4. Zahara, Mimi y Gabo says:

    Mi chavo,
    Voy a seguir tratando de hablar por medio del hotel aver si lo consigo, Mimi quiere hablarte y Gabo, me escucharon y Gabo me dice que porque no te pase ;)
    Te queremos mucho, CUIDATE.
    Besos

  5. Lisa Goldner says:

    Dear Gabe and KTJ,

    You are certainly in our thoughts and prayers as you await your February 3rd flight out of Chad. Are Bouba and Alfa safe, too? This is certainly not the kind of excitement we wanted you to experience in your travels! This bonds you even more with those in the camps who remain under such conditions. We hope you’re able to be in touch with your families as much as possible, and will keep praying your wait and theirs is over soon.

    Amor y paz,

    Lisa and family
    San Antonio

  6. Javi says:

    Hey Gabe,

    Just to say what I know you already know……we got you covered on this side; prayers, positive thoughts, and taking care of the familia. We are all more anxious than ever to welcome you home. I also believe that something positive will come from this latest adversity. More than anything, you and KTJ do everything you need to do to keep each other safe!!!

    Javi
    Ps- These next couple of days we’ll go have fun with Gabo…..do you think he likes soccer?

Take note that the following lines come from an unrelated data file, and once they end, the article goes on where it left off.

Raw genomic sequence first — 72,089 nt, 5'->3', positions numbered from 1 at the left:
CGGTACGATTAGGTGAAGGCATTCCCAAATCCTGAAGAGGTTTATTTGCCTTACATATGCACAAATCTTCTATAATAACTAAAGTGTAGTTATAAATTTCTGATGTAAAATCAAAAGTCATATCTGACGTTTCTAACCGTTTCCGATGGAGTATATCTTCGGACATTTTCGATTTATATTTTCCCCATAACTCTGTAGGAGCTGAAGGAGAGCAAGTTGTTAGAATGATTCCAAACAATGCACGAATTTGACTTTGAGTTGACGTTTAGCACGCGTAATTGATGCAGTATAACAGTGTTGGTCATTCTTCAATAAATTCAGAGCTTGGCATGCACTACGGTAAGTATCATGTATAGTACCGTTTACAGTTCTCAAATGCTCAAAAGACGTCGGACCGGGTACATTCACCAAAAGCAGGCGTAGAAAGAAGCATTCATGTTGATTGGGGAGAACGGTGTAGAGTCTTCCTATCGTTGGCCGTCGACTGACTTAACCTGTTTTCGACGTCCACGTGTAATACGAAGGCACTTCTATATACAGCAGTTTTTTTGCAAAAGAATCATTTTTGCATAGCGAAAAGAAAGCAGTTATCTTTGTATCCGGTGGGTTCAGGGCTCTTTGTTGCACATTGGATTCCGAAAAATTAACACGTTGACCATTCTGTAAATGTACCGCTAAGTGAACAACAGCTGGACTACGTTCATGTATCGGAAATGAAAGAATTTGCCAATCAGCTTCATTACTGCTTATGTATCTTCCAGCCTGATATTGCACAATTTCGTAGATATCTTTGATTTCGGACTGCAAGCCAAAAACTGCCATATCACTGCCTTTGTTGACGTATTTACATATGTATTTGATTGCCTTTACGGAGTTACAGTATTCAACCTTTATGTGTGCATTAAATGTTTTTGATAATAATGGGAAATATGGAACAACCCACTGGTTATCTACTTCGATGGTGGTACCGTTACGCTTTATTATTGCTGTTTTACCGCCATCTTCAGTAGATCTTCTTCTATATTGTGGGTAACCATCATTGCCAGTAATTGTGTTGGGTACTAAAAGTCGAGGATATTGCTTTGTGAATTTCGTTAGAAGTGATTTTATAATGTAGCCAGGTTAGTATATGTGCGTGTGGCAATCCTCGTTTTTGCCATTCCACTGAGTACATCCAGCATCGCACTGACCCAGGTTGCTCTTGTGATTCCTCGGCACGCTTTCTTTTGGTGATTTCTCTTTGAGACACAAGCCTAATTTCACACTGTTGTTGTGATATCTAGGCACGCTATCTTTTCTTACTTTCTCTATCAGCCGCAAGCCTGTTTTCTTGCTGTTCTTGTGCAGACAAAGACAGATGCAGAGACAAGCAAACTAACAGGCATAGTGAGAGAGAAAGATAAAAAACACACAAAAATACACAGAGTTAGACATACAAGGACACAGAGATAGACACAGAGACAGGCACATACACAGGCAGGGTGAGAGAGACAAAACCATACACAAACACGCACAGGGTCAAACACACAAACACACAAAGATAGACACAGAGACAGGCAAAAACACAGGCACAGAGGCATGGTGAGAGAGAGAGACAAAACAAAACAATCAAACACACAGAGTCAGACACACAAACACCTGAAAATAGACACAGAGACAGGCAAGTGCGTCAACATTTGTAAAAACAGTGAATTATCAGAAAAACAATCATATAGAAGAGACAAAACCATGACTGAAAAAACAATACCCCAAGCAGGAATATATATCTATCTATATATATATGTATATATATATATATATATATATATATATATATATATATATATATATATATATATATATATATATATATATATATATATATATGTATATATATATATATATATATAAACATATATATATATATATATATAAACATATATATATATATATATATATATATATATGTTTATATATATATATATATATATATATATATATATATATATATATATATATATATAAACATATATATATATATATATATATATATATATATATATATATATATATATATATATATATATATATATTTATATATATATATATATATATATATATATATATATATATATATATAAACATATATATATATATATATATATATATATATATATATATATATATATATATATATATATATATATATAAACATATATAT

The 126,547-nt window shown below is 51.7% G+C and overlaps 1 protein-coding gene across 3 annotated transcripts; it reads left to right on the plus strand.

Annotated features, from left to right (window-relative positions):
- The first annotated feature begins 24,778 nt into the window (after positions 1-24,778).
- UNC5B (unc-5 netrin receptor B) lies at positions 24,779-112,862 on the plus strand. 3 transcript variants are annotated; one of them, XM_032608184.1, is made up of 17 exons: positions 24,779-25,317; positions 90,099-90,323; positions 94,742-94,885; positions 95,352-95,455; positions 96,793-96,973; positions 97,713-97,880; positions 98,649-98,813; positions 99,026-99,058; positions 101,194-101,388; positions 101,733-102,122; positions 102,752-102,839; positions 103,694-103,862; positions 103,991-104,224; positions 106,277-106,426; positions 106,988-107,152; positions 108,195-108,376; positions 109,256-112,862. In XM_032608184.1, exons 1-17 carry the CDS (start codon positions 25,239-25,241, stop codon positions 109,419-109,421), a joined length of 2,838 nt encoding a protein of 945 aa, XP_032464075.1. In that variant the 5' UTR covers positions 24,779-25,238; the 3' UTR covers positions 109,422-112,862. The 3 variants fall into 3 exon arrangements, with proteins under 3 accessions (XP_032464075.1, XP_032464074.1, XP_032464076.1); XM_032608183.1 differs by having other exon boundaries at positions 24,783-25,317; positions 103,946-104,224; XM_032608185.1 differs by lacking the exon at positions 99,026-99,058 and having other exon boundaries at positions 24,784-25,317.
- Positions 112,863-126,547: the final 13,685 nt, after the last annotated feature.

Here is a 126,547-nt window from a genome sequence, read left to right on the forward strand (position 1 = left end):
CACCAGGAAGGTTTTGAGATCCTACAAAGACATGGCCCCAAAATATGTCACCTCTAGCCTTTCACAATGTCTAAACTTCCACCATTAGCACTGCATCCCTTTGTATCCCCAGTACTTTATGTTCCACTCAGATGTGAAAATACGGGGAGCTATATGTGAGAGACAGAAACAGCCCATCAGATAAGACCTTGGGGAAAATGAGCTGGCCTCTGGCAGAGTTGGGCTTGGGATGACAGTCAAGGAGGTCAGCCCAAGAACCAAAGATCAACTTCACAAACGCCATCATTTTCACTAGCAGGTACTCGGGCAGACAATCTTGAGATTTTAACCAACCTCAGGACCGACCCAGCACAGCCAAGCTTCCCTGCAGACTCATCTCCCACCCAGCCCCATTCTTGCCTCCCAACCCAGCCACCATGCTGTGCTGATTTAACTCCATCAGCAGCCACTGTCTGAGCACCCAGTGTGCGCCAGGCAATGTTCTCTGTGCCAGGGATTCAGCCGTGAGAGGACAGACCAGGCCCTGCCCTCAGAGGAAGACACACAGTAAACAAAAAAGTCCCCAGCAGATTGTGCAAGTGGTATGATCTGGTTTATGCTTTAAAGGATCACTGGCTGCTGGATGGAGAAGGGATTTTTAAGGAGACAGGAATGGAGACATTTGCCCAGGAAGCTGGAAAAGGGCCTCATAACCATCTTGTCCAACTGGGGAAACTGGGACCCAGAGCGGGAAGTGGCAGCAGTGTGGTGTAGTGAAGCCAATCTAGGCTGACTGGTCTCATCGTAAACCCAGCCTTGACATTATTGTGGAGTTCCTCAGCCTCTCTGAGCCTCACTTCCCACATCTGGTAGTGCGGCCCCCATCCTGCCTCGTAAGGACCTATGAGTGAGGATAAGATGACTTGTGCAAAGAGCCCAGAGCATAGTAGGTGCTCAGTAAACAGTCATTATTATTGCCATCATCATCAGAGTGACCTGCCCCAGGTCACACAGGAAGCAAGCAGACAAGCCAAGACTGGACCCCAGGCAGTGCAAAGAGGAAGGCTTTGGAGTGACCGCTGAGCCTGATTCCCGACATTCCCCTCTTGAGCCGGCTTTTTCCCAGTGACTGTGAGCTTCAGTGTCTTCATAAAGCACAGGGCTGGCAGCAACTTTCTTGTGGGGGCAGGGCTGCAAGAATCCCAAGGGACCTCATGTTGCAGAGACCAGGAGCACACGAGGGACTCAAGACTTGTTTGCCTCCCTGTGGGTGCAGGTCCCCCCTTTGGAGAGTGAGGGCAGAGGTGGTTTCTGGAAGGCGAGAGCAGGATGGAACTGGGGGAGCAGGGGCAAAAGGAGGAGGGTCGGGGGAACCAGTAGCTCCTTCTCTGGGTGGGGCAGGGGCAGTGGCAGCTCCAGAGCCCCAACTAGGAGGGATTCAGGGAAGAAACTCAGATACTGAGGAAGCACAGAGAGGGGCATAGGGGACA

7. Zahara, Mimi y Gabo says:

    Mi chavo,
    Entro mi llamada al hotel pero me dicen que no estas en tu cuarto, me dejas saber cuando vas a estar y te marco. Veo que esta trabajando ya vi tu blog y el de KTJ.
    PD. pude hablar muy bien mi frances :)

  8. Meron says:

    Gabe and Katie-Jay,

    Thoughts and prayers are with you and all your friends, new and old. Keep your head down and come home safe.

    XoX
    Meron

  9. Tim Nonn says:

    Hi Gabriel,

    My prayers are with all of you. It’s heartbreaking knowing that many of the aid workers have been forced to leave the camps. Are the people in the camps defenseless against the rebels? The photos are so beautiful. Parveen is creating a photo database for the media. The campaign has grown to 85 cities in 29 states. Today, a group of UCLA students called to order a tent. There are now four cities in your neck of the woods who have joined the campaign. Tiffany has been fantastic. I sense a new mood of cooperation among all of the groups. The spirit is moving!

    Tim

  10. teresa says:

    Gabe,
    I put you on the email list from the US State Dept., they did not have you on it.
    Following is an email they sent to all US Citizens that were registered with the Consulate.
    You are now on the email list but I’m not sure if you’re getting your emails OK so I’m posting here also:

    February 2, 2008
    The U.S Embassy would like to request that any American citizens who wish to be evacuated should come to the U.S. Embassy immediately. If you have any questions, please call the U.S. Embassy immediately.

    Marine guard number: 251-4299

    American citizens are urged to register with the Embassy at http://ndjamena.usembassy.gov. For updated information on travel and security in the region, go to http://travel.state.gov. The U.S. Embassy is located in N’Djamena on Avenue Felix Eboue: mailing address is B.P. 413, tel: 251-7009. For emergencies after regular hours or on holidays, please call the Marine guard at 251-4299.